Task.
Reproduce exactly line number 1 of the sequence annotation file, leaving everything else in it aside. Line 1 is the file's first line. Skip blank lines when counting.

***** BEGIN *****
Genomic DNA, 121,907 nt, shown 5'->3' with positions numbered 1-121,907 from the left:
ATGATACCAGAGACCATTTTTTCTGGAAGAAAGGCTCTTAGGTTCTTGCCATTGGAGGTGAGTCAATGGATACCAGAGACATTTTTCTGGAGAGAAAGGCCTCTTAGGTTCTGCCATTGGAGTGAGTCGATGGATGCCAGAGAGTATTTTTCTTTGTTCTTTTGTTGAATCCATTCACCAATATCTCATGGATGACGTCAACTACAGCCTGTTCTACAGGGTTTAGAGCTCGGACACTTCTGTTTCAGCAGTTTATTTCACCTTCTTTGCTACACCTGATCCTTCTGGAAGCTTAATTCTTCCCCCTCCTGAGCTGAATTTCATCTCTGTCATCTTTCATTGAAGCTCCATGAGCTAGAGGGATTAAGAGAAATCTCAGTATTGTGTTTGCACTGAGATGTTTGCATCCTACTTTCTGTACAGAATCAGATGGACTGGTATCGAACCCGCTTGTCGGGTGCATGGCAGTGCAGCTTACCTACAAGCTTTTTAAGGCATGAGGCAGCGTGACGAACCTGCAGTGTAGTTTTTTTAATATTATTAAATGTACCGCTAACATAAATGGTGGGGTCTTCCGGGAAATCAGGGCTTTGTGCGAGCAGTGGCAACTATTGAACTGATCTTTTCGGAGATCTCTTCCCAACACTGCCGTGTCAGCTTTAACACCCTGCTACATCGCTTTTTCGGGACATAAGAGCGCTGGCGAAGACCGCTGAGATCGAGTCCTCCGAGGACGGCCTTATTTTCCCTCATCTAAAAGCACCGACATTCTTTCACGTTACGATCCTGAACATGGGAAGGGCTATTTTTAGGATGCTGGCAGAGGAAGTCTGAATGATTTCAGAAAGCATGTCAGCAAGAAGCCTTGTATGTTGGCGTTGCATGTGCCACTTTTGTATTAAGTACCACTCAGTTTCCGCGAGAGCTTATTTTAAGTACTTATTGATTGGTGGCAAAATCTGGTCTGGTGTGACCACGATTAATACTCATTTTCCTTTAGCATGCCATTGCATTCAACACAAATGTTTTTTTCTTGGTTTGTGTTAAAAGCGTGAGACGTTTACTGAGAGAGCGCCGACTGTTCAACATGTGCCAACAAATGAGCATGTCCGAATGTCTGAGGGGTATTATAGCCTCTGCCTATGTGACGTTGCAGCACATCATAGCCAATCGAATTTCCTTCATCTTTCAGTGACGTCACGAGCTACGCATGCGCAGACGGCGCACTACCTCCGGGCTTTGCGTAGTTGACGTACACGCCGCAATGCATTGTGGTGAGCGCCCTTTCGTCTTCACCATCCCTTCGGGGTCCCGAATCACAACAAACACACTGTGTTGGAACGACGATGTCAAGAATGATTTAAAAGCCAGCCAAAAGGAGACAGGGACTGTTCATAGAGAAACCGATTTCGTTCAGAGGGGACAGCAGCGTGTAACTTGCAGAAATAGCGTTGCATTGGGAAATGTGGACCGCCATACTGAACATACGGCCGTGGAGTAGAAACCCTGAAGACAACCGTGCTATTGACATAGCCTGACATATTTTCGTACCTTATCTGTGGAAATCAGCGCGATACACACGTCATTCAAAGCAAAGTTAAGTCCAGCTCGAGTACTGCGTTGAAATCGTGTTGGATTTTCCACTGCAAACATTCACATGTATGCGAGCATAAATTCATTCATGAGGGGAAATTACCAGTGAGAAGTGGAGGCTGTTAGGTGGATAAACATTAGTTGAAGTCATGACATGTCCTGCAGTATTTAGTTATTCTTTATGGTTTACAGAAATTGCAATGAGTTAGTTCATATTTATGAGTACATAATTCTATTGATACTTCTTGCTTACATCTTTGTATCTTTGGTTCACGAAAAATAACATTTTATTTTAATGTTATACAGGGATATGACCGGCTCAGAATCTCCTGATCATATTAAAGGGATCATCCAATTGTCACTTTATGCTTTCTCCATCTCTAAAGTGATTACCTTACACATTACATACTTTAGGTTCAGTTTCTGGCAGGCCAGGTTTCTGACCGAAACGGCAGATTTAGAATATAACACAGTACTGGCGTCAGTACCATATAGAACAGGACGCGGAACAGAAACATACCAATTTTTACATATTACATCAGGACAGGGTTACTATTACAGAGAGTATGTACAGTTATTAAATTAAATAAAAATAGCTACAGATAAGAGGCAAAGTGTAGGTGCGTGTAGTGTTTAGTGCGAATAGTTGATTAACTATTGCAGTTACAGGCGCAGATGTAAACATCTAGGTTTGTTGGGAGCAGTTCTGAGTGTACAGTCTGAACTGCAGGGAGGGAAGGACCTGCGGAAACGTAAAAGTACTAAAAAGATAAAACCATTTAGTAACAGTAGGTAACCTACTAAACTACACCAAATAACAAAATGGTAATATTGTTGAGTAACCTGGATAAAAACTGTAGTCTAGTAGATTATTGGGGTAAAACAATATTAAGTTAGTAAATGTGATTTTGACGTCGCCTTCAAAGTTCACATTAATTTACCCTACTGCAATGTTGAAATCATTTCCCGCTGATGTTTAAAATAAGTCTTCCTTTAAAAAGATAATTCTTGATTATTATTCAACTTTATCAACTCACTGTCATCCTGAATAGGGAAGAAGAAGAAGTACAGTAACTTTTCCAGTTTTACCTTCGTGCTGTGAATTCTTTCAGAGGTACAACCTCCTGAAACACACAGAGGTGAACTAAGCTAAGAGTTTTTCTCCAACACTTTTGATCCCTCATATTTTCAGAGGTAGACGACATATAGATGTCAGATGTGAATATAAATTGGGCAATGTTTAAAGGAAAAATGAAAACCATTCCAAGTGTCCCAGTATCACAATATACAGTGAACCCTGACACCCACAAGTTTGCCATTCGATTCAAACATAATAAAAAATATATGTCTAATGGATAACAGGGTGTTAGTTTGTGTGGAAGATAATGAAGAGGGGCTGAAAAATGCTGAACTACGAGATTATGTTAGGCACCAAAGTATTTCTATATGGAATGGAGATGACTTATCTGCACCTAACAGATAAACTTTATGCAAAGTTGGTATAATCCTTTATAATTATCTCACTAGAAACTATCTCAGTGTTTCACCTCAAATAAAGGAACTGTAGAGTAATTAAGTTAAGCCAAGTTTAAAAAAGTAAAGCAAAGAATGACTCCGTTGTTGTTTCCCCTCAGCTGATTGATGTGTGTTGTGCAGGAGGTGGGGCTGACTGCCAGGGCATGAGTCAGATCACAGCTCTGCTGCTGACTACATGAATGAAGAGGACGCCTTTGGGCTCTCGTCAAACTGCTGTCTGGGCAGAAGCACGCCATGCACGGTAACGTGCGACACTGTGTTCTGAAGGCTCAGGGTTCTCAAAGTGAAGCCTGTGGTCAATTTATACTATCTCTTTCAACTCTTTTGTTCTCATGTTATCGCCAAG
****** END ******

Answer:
Genomic DNA, 121,907 nt, shown 5'->3' with positions numbered 1-121,907 from the left: